Objective: Dementia affects over 47 million people worldwide. Olfactory impairment (OI) is a well-established predictive marker of conversion to dementia among those with mild cognitive impairment. This systematic review aims to describe the predictive value of OI for future cognitive decline among cognitively normal adults. Methods: A literature search encompassing PubMed, EMBASE, and Cochrane for longitudinal cohort studies following cognitively normal adults with baseline OI in comparison to those without OI reporting incident cognitive impairment or dementia was included. Study design, participant demographics, olfactory testing method, and incidence of cognitive decline or dementia were abstracted. Two investigators independently reviewed all articles. Results: The search yielded 964 nonduplicate abstracts and titles, from which 19 full-text articles were reviewed and 10 were included. Studies included were all good quality (mean score 8.7 of 9), and all studies (100%) found a statistically significant association between baseline OI and incident cognitive decline compared with normosmic controls. Conclusion: The existing literature suggests that OI predicts future cognitive decline among cognitively normal adults, supporting olfactory evaluation as a low-cost, minimally invasive, and widely available screening tool to be used in combination with other tests to identify adults at early risk of dementia. Level of Evidence: NA Laryngoscope, 130:840–847, 2020.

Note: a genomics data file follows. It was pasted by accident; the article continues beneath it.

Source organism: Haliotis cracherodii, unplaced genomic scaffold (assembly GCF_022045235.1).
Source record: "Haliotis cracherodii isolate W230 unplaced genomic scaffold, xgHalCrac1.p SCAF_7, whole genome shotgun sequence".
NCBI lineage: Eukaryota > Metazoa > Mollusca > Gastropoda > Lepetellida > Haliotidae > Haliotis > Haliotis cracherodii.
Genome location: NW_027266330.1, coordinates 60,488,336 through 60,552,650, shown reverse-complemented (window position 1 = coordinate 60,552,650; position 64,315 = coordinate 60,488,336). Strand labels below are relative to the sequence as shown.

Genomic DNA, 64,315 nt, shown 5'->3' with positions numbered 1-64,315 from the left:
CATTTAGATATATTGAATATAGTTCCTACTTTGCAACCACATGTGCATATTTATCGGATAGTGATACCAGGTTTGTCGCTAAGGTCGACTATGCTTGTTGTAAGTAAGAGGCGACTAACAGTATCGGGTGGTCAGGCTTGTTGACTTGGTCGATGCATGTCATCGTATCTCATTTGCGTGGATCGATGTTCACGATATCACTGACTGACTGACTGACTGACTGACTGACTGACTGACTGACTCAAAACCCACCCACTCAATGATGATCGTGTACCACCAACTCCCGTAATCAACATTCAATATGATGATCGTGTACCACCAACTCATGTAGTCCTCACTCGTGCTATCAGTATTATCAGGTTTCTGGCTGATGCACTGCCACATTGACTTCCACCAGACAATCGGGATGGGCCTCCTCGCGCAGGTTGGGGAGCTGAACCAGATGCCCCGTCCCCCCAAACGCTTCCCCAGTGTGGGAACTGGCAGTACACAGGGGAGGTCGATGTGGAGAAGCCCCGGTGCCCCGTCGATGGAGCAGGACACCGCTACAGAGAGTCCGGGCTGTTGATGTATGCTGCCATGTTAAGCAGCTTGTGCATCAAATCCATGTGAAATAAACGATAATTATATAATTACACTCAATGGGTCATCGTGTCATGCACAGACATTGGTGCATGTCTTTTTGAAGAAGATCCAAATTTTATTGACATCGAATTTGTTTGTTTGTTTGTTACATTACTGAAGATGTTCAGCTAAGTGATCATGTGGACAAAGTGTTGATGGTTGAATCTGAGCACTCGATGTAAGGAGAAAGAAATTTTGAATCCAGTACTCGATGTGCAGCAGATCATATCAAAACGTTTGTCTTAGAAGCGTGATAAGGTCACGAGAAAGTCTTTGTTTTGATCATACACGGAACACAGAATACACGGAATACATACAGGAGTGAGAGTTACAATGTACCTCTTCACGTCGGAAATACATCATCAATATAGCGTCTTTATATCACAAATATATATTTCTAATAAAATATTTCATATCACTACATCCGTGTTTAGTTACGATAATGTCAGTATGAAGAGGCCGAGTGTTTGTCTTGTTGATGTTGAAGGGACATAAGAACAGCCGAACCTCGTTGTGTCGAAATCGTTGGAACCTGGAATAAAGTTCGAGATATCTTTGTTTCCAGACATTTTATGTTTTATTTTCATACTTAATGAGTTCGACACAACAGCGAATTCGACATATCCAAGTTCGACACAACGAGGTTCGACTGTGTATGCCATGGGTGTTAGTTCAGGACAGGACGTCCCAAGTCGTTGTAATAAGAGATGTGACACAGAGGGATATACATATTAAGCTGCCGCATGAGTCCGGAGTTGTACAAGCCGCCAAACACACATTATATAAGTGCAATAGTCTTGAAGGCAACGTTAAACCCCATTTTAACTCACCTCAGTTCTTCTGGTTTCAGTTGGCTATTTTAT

- cognitive impairment
ASJC Scopus subject areas